Window frame likewise thermal broke with pink sill foam gasket, then fitted right angle wood trim/frame combined. I also use butterfly clips to clip in thin wood framed and double plastic winter window. Its set inside window frame and has closed cell foam tape around its perimiter. Butterfly clips secure it. I did this as condensation down single pane window has to be addressed too. Put in winter wood/foam door gasket for citting drafts too.
Works excellent!!! Very happy I went the extra mile. But of course… seal your exterior roof seams first
No point going to all this trouble and have roof or window leaks. PS.. i could see in the inside metal skin, dried impression of streaming water.. condensation lines from top of wall but inside not from outside.. makes sense.. heat rises,heat plus humid air plus cold metal… condensation. Wood rot at floir wall junction possible. I lucked out there.
So that mesh air gap between outer skin and rockwool is crucial. The warmth of insulation against cold metal that is porous.. not closed cell no air gaps.. will create condensation layer where they meet.
I dint think spray foam closed cell into walls and ceiling is for RVs. Every step on roof will crack it. Every racking while under tow and levelling trailer will crack walls. A cracked insulation is luke no insulation at all especially if you live in it or cool inside on a hot day or heat on a cold one. Overtime you will have a pond held back in your roof vapour barrier.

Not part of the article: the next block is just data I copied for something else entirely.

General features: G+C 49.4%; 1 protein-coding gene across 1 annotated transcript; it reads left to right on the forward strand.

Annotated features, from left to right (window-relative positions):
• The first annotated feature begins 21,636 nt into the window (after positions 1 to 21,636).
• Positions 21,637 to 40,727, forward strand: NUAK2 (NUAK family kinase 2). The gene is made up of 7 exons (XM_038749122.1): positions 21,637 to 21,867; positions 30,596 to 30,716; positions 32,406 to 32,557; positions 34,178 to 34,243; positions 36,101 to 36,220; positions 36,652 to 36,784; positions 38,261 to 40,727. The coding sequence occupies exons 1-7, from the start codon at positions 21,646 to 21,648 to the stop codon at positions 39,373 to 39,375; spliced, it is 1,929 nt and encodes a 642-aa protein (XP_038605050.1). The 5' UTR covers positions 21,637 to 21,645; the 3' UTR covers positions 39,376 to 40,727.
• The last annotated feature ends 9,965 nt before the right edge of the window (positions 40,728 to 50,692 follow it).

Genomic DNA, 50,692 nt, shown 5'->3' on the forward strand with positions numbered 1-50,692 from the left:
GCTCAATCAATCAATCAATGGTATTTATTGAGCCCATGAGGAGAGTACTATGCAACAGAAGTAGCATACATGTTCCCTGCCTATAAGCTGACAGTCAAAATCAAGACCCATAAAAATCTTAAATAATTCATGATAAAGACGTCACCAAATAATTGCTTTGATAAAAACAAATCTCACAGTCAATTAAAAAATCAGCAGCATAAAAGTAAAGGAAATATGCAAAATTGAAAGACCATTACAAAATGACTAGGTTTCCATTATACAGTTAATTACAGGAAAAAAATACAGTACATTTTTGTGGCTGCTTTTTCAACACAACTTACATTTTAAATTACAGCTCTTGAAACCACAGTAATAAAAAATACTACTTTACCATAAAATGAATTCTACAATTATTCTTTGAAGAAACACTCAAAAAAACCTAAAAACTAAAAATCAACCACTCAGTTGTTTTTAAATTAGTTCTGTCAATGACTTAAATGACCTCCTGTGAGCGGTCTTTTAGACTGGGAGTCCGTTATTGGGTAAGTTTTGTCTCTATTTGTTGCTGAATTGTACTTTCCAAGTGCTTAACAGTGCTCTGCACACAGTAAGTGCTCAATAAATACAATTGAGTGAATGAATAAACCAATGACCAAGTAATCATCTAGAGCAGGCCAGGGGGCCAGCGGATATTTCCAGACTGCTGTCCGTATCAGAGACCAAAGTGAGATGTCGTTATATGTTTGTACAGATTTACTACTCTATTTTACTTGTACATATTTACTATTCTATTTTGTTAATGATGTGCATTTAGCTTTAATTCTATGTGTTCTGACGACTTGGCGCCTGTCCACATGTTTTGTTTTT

Thats what happened to me. Rusting cans in the cupboard. Delaminating cupboard doors. Wall foam/luan bulding in towards heated room and away from moist cold on back side. It sucks. But no more.
6) Don’t glue the insulation to the back of the aluminum skin. The sun heated temperature of the skin will destroy any bond the glue will have (over a short time). The interior skin would be best glued and fastened to the framing. Glue choice will be some kind of ‘caulk tube’ applied material that will be able to be vertical without running and have an ‘open time’ long enough to not ‘skin over’ before you get the wallboard up. I recommend having help to do this so it can be done quickly.